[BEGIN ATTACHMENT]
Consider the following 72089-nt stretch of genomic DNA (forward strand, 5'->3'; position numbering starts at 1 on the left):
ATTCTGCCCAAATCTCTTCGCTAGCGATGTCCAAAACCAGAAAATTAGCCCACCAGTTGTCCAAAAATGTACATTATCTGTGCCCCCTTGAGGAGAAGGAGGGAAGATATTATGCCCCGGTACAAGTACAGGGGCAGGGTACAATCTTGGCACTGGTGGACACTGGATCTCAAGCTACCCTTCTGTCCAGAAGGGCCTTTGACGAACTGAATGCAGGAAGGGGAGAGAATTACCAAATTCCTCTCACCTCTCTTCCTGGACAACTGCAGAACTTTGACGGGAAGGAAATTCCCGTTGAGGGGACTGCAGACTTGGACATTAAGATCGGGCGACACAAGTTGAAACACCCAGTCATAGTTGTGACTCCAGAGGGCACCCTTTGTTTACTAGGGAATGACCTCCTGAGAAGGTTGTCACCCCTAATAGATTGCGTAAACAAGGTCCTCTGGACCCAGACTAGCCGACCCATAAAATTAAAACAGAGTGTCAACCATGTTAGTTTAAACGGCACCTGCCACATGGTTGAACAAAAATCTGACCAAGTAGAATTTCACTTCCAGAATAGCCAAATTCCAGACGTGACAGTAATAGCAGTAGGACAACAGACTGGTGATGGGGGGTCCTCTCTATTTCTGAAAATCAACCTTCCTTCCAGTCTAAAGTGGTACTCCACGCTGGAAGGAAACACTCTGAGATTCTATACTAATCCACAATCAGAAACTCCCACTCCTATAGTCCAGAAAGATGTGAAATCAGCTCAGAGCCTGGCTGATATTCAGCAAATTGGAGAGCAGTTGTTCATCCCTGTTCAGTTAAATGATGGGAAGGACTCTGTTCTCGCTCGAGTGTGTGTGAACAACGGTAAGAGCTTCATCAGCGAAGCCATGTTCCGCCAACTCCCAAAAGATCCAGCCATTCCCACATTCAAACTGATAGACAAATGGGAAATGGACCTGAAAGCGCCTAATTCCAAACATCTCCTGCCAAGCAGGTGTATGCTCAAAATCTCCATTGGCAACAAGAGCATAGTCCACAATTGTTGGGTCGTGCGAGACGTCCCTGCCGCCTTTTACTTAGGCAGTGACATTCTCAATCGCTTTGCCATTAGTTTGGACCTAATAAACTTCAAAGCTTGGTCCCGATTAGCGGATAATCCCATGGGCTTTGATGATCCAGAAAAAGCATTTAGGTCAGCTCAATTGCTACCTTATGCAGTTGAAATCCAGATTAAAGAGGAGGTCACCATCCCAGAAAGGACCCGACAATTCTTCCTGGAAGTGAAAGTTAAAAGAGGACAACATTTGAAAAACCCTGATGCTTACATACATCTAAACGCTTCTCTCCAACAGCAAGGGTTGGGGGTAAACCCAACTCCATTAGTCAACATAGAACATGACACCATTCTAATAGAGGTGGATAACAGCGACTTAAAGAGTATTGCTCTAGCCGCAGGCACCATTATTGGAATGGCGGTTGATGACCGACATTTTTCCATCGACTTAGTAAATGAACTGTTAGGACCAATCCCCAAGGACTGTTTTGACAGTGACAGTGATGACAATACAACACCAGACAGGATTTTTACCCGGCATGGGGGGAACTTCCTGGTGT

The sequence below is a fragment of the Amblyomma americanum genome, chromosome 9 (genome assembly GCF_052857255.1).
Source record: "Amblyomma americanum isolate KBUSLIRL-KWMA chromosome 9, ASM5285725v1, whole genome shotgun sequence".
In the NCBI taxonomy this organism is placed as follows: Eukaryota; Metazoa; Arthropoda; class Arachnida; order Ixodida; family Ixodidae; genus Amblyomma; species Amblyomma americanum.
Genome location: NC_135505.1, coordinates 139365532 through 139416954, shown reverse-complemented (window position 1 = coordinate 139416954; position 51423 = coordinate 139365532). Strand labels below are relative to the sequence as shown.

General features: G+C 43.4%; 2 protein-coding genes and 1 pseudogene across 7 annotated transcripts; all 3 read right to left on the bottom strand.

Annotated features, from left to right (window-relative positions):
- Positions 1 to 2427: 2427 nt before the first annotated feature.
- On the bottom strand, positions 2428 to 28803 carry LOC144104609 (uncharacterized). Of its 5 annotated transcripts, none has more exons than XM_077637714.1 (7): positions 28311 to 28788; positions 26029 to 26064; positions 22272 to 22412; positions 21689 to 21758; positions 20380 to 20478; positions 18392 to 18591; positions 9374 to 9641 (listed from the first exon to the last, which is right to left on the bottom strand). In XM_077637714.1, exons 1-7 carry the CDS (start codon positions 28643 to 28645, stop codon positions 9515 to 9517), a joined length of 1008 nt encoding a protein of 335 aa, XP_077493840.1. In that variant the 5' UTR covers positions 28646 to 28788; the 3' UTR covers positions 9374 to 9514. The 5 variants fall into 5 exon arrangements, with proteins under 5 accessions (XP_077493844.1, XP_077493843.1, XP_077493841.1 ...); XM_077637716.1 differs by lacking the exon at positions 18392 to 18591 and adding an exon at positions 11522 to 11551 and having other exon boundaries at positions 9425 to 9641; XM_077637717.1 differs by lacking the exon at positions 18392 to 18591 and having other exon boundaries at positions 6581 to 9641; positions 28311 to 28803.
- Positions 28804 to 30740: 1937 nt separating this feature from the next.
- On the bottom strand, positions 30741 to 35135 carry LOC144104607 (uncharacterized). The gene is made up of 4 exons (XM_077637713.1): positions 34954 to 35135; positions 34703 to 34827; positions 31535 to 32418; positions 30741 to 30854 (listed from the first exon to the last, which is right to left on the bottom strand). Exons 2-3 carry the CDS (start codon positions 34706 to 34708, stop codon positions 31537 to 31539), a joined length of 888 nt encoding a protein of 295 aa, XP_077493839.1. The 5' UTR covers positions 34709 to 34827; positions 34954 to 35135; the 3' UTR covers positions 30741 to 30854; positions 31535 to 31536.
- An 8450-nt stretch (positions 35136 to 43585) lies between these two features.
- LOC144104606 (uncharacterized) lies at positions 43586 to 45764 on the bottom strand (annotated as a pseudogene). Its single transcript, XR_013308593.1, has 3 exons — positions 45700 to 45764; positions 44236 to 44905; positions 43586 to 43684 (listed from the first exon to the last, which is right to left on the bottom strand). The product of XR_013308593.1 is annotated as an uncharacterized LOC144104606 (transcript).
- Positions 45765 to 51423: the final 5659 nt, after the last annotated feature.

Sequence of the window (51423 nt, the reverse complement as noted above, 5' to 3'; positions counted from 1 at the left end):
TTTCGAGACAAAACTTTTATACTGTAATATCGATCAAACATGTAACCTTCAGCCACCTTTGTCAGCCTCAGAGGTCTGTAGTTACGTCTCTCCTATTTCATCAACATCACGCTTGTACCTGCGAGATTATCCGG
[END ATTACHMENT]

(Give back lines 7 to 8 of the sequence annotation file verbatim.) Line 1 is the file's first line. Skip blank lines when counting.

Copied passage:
General features: G+C 43.4%; 2 protein-coding genes and 1 pseudogene across 7 annotated transcripts; all 3 read right to left on the bottom strand.

Annotated features, from left to right (window-relative positions):